db.exec('create table person (id integer, name string)')

% add rows to “person” table
db.exec('insert into person values(1, "leo")')
db.exec('insert into person values(2, "yui")') 
db.dispose % dispose of db handle

% optionally close and reopen database to see it persists
db = com.almworks.sqlite4java.SQLiteConnection('sample.db'))

% create a prepared statement with ? wildcard
st = db.prepare('select * from person where id>?')
st.bind(1,0) % bind 1st ? wildcard to any number greater than 0

% binding the prepared statment also works for strings
% st = db.prepare('select * from person where name>=?')
% st.bind(1,'') % bind 1st ? wildcard
% note: all string are greater than or equal to ''

% step through matching rows
while st.step
  % returning the data type from the desired column
  st.columnInt(0) % get IDs from column 0
  st.columnString(1) % get name from column 1

% disposed of used up statement container

% ditto for db connection

% output
ans = 1
ans = leo
ans = 2
ans = yui
Although IMO xerial’s jdbc driver (with sqlite included) is much easier
d = org.sqlite.JDBC
p = java.util.Properties()
c = d.createConnection('jdbc:sqlite:sample.db',p) % named file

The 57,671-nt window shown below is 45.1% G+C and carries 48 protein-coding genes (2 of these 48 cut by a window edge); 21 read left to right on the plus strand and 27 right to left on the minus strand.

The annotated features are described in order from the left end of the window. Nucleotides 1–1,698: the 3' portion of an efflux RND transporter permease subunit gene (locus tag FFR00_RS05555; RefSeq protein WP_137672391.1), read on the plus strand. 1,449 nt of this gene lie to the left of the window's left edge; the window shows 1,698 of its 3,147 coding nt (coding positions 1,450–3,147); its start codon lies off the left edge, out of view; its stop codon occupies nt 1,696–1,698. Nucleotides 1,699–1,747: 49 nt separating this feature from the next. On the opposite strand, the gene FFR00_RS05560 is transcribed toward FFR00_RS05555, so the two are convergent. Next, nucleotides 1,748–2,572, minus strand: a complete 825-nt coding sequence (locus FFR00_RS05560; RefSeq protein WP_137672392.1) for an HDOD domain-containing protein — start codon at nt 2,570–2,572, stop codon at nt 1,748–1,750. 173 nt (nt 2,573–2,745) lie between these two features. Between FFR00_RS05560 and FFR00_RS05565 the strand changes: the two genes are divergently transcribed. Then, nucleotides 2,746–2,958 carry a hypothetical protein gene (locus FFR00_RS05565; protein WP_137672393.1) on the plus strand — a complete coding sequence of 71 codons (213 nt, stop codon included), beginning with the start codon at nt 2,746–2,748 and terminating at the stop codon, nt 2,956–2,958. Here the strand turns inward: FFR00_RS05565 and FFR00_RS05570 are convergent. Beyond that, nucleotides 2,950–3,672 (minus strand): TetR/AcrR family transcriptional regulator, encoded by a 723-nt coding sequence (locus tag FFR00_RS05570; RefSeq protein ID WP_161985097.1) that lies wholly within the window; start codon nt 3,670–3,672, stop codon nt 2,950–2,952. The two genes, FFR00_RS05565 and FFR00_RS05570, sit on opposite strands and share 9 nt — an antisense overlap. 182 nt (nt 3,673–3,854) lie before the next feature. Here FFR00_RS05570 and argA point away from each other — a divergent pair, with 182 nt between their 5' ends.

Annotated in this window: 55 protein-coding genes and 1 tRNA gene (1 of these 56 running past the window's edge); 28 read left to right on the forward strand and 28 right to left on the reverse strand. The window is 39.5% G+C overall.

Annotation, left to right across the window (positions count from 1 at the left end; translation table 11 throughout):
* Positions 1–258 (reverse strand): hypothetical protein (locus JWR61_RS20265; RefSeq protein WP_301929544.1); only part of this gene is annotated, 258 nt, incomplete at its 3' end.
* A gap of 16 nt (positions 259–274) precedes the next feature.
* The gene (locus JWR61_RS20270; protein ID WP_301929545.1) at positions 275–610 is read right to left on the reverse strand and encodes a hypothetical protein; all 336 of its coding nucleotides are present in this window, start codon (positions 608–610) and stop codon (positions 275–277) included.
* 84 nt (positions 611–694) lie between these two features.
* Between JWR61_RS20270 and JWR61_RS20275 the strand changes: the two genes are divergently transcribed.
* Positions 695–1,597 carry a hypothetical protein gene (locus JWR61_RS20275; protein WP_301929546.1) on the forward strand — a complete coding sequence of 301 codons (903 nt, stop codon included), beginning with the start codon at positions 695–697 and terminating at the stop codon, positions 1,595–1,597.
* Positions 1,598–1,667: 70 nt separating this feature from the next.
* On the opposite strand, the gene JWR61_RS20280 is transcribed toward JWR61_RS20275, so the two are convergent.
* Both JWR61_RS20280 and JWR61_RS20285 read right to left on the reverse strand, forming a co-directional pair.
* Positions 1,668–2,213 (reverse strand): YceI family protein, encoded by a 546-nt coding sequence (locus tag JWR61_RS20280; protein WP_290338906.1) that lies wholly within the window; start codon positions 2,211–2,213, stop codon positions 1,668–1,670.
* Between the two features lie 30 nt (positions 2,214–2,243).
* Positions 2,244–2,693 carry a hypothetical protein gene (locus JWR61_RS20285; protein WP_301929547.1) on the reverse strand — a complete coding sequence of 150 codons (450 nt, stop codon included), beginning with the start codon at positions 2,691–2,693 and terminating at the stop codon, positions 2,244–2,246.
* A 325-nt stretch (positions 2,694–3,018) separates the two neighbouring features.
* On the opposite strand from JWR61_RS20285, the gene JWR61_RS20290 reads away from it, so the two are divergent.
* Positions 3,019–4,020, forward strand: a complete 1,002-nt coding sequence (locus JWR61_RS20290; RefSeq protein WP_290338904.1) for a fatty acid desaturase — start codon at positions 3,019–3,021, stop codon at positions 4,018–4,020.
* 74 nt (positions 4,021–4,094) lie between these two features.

% optional connections
% c = d.createConnection('jdbc:sqlite:C:/full/path/to/sample.db',p) % full path
% c = d.createConnection('jdbc:sqlite::memory:',p) % memory db
% c = d.createConnection('jdbc:sqlite:',p) % default
s = c.createStatement() % create a statement

% create a table, insert rows, etc.
% s.executeUpdate('create table person (id integer, name string)');
% s.executeUpdate('insert into person values(1, "leo")');
% s.executeUpdate('insert into person values(2, "yui")');

% execute query, get id and name
rs = s.executeQuery('select * from person')
c.close % close connection

% output
ans = 1
ans = leo
ans = 2
ans = yui

Wednesday, March 4, 2015

Bootstrap & Syntax Highlighting